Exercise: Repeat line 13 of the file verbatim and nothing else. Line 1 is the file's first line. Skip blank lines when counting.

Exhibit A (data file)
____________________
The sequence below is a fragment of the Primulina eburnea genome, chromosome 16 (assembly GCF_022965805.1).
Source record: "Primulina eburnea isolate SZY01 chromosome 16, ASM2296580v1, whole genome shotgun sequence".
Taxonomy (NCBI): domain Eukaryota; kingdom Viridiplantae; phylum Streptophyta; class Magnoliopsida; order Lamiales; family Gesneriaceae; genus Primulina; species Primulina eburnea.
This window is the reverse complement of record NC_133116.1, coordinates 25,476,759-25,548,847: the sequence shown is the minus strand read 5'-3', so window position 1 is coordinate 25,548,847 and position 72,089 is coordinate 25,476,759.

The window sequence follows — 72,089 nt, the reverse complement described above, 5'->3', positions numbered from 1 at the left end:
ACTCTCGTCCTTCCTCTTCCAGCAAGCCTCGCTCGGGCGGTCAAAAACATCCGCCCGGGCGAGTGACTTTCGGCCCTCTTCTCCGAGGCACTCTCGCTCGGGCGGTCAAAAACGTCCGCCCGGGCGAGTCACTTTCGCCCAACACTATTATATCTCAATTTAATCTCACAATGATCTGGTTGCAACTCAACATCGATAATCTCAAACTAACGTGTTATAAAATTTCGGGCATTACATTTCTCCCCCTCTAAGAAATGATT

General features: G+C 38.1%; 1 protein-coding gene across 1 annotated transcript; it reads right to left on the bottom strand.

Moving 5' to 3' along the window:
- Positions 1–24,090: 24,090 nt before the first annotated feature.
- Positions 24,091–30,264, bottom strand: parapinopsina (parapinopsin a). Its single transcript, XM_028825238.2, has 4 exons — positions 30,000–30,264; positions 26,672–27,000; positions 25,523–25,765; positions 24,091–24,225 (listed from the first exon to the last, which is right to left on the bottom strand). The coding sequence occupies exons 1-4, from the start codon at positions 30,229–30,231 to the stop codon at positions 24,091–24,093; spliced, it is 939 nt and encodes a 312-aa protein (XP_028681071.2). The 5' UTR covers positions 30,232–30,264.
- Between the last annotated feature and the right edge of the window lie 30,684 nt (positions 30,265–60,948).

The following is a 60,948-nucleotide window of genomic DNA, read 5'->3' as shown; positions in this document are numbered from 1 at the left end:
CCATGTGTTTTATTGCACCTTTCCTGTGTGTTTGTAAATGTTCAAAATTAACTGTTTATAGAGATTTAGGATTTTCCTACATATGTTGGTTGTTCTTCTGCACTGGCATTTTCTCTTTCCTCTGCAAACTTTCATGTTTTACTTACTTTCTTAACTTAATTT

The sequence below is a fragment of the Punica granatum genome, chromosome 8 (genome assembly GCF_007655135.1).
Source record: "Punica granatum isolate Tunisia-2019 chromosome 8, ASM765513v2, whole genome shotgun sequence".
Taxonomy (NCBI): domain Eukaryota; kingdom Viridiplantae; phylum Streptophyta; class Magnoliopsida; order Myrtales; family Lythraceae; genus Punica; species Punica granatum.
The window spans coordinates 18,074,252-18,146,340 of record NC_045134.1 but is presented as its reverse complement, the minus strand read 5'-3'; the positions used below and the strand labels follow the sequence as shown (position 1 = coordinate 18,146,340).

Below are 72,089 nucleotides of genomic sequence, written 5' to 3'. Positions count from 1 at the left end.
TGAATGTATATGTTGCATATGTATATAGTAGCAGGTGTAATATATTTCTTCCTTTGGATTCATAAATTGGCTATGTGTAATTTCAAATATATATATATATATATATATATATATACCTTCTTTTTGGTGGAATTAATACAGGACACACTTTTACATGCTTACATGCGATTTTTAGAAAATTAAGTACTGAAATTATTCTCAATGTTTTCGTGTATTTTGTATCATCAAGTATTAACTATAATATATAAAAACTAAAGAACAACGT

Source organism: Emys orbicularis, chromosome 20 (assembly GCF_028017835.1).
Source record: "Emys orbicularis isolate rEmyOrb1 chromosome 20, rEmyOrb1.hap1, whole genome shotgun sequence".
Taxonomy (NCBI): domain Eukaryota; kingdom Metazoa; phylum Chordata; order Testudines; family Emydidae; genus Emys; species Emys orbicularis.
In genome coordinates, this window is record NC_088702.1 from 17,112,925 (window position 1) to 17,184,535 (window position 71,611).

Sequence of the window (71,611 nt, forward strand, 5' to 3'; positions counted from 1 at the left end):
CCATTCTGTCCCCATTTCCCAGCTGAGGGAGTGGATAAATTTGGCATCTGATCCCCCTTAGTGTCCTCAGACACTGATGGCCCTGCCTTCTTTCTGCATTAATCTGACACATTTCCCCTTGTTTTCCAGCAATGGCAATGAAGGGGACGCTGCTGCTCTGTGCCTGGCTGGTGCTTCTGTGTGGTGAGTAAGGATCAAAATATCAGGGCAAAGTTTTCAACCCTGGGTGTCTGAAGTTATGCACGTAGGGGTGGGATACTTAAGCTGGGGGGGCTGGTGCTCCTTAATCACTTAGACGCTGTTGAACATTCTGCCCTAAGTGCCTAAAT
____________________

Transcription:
CCATGTGTTTTATTGCACCTTTCCTGTGTGTTTGTAAATGTTCAAAATTAACTGTTTATAGAGATTTAGGATTTTCCTACATATGTTGGTTGTTCTTCTGCACTGGCATTTTCTCTTTCCTCTGCAAACTTTCATGTTTTACTTACTTTCTTAACTTAATTT